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  • 201.
    Wiszmeg, Andréa
    Department of Arts and Cultural Sciences, Lund University, Sweden.
    Medical need, ethical scepticism: Clashing views on the use of fœtuses in Parkinson’s disease research2012Inngår i: The atomized body: The cultural life of stem cells, genes and neurons / [ed] Liljefors, Max; Lundin, Susanne & Wiszmeg, Andréa, Nordic Academic Press, 2012, 1, s. 65-82Kapittel i bok, del av antologi (Annet vitenskapelig)
    Abstract [en]

    ‘And if it’s going to die, that little foetus, then it doesn’t matter to me at what stage.’(Patient on the use of foetal neural cells versus the use of embryonic stem cells)

    This quote neatly captures a central difference between patients and non-affected respondentsin a focus group study of attitudes towards foetal neural cell research and therapy forParkinson’s disease. The patients of the study displayed a pragmatism verging on unconcernin the ethical issues concerning the foetus and its human status; this to a considerably higherdegree than the non-affected respondents, who, on the contrary, seemed quite preoccupied bysuch issues.Parkinson’s disease is a severe neurological disease with symptoms such as rigidity, slowmovement, tremors and sometimes depression and dementia. The aim of this essay is toinvestigate how patients with this disease and non-affected individuals reason about researchthat uses foetal neural cells. The focus is on their thoughts about what is ethically defensible inthe search for treatments for Parkinson’s disease.As such, it falls within the framework of focus group interviews conducted in Sweden as partof the EU project TRANSEURO (<http://www.transeuro.org.uk/>).1 One of the key findingsof the Swedish focus group study is that the participants’ ethical attitudes closely correlate totheir relation to the disease. This means that whether you are afflicted or in other respectsaffected by the disease or not will be highly relevant for your ethical stance. I will argue herethat individual circumstances also largely determine the motives and effects of ethicalreflection. I also elaborate on the role of gut feeling in ethics (see Lakoff & Johnson 1999;Lundin, this volume) and how it relates to what I would term anthropocentric concerns.Ulrich Beck’s concept of individual ethical reflexivity in late modernity (1992) serves herenot only as a theoretical point of departure, but also as a point of discussion itself. This latteris a consequence of the results of the study confirming some general trends that Beck pointsto, but also revising some of them in addressing the issue that individual reflexivity needs tobe related to one’s experiences of, in this case, Parkinson’s disease. My argument that one’srelation to the disease fundamentally affects one’s motives and effects of ethical reflectionserves to nuance the generalizability of Beck’s theory.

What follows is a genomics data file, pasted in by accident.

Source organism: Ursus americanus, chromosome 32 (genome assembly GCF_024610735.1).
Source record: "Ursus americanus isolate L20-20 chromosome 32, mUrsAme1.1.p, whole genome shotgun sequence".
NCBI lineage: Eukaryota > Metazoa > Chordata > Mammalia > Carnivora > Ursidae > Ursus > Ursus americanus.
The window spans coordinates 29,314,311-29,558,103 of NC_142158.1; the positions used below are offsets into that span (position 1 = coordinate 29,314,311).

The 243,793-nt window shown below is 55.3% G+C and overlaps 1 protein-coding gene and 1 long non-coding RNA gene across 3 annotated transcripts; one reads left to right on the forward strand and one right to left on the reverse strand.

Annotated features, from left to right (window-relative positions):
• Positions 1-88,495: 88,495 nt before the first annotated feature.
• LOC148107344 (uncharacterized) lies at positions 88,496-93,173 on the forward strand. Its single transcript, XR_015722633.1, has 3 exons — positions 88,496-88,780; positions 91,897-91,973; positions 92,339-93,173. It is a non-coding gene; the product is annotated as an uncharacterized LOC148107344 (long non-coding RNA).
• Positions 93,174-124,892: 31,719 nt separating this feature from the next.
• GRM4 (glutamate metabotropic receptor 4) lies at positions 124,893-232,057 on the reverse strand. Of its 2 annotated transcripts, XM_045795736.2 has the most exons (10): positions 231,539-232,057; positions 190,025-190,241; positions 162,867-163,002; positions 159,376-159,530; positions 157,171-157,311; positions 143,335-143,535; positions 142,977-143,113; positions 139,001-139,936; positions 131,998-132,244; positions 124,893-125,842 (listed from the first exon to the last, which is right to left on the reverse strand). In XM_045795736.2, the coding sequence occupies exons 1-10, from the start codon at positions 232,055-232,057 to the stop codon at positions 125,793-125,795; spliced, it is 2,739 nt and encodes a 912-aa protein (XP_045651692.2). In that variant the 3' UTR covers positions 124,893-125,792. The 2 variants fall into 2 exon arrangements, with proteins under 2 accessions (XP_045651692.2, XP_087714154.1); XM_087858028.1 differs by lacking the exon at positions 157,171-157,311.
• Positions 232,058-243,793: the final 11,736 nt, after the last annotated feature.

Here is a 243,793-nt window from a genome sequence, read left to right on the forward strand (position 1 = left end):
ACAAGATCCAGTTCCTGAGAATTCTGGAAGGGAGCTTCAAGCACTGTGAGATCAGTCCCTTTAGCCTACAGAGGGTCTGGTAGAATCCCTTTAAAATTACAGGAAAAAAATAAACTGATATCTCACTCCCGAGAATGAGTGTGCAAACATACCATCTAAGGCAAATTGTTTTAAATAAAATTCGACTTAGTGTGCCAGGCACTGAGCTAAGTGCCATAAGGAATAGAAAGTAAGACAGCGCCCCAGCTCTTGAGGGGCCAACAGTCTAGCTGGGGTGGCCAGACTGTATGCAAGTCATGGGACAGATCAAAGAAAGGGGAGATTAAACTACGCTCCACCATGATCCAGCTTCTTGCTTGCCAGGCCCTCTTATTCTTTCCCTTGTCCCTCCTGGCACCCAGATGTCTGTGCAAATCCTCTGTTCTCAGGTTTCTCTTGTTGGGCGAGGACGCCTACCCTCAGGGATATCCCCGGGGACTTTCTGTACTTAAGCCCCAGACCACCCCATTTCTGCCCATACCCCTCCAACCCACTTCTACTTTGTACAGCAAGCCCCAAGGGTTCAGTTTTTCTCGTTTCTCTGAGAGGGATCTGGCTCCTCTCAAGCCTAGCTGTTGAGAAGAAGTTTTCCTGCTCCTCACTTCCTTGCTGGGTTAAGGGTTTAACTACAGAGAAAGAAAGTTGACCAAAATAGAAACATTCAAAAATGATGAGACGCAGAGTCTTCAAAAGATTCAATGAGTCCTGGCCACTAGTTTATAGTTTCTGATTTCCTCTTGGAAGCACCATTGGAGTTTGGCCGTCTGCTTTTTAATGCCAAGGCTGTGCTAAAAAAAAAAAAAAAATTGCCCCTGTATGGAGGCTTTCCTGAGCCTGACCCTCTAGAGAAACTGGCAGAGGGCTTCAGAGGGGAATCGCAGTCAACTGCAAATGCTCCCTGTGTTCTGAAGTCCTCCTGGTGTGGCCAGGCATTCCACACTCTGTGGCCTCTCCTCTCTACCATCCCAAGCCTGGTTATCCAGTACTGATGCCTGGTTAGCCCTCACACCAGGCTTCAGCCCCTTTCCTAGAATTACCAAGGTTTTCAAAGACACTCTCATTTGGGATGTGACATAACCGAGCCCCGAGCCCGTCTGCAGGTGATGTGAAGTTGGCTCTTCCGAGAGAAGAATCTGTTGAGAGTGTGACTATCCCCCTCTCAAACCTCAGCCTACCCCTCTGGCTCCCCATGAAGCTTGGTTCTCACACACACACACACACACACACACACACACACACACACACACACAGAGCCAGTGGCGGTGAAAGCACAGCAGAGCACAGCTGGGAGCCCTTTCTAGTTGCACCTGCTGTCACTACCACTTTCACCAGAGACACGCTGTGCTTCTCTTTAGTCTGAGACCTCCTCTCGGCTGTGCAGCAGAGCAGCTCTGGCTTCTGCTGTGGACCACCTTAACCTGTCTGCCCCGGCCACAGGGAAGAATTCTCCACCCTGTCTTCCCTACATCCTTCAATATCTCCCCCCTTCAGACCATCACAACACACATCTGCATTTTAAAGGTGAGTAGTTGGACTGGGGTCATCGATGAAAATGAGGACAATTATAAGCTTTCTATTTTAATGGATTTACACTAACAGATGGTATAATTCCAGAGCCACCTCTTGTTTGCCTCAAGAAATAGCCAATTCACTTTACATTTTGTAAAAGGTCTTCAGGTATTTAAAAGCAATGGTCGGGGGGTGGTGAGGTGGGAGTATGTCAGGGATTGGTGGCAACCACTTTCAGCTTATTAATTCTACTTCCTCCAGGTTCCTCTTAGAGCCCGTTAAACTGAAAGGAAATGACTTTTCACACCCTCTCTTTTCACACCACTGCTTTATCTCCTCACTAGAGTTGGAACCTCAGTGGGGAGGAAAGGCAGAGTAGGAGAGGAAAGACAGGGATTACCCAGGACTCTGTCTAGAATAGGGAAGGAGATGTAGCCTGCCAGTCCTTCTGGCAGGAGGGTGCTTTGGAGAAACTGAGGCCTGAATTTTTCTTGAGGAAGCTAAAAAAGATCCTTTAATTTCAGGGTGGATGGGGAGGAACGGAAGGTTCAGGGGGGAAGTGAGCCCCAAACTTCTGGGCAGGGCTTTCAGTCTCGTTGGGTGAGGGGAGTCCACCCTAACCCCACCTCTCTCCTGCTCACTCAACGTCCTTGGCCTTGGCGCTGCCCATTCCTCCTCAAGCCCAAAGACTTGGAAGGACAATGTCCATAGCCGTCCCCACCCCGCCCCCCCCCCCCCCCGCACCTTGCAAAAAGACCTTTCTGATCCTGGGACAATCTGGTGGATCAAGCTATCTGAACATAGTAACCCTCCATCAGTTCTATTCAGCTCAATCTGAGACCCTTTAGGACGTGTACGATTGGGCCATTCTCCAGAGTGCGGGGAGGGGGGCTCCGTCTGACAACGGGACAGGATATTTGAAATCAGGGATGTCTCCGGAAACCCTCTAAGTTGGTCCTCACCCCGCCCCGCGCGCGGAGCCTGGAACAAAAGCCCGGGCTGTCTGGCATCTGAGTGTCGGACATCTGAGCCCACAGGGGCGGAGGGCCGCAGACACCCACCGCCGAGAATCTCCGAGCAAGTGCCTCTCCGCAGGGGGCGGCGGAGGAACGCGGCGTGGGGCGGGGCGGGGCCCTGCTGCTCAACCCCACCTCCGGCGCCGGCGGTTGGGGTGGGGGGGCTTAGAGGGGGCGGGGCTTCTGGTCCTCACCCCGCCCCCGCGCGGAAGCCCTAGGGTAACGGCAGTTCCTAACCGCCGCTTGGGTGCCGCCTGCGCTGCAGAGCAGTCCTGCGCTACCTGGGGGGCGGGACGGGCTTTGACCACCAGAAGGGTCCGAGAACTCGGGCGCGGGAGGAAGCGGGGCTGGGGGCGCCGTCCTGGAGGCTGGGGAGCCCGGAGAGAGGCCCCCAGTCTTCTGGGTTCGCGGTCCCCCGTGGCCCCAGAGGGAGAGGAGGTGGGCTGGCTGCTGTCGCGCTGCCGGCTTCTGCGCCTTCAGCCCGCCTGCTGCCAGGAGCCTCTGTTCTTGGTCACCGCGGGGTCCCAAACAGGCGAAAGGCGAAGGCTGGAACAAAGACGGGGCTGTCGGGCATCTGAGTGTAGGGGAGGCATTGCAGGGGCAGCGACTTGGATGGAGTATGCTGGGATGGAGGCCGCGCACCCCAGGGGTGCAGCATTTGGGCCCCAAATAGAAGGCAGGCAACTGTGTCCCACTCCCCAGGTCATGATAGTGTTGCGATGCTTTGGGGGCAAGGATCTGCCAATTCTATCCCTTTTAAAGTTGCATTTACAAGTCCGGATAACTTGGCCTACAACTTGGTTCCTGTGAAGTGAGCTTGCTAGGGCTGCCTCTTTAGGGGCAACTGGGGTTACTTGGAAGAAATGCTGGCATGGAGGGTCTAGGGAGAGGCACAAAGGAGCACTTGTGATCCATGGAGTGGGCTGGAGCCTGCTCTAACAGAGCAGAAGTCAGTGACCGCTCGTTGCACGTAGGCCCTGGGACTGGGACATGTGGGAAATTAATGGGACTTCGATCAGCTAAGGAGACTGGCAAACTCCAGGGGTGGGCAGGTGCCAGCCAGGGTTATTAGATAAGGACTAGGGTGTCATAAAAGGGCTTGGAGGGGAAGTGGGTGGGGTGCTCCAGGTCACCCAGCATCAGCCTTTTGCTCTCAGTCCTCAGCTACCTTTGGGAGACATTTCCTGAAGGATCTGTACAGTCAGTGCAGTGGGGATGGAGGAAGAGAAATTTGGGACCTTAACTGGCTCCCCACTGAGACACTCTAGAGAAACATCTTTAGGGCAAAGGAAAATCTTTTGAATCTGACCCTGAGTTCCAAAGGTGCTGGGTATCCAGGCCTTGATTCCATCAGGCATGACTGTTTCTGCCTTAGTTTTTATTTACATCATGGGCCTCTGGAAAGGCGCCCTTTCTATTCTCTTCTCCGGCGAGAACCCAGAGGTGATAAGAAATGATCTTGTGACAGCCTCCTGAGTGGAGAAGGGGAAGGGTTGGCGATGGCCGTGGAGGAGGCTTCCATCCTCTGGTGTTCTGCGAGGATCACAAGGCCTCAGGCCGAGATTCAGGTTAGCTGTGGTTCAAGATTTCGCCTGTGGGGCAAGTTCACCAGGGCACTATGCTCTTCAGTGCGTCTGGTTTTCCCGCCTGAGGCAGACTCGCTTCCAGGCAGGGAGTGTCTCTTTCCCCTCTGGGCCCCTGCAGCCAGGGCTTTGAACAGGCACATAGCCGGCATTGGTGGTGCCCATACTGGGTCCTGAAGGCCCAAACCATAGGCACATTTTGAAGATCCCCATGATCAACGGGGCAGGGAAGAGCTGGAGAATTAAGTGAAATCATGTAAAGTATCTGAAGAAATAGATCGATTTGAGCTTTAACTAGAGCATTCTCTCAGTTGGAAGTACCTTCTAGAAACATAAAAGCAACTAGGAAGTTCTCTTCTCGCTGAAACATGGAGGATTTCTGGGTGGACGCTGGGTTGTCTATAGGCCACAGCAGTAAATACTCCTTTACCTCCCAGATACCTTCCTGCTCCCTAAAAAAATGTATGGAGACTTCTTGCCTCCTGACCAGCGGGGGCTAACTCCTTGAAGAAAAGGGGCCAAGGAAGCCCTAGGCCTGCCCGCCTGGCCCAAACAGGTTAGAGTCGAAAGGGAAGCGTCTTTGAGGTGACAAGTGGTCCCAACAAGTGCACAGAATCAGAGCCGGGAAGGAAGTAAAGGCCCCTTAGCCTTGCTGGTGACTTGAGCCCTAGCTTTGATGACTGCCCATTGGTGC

• 202.
    Wiszmeg, Andréa
    et al.
    Malmö universitet, Fakulteten för hälsa och samhälle (HS), Institutionen för socialt arbete (SA). Lund University; University of Copenhagen, Denmark.
    Lundin, Susanne
    Lund University; Wallenberg Research Centre At Stellenbosch University, South Africa.
    Mäkitalo, Åsa
    University of Gothenburg.
    Widner, Håkan
    Lund University.
    Hansson, Kristofer
    Malmö universitet, Fakulteten för hälsa och samhälle (HS), Institutionen för socialt arbete (SA).
    Transforming trash to treasure: Cultural ambiguity in foetal cell research2021Inngår i: Philosophy Ethics and Humanities in Medicine, E-ISSN 1747-5341, Vol. 16, artikkel-id 6Artikkel i tidsskrift (Fagfellevurdert)
    Abstract [en]

    Background

    Rich in different kind of potent cells, embryos are used in modern regenerative medicine and research. Neurobiologists today are pushing the boundaries for what can be done with embryos existing in the transitory margins of medicine. Therefore, there is a growing need to develop conceptual frameworks for interpreting the transformative cultural, biological and technical processes involving these aborted, donated and marginal embryos. This article is a contribution to this development of frameworks.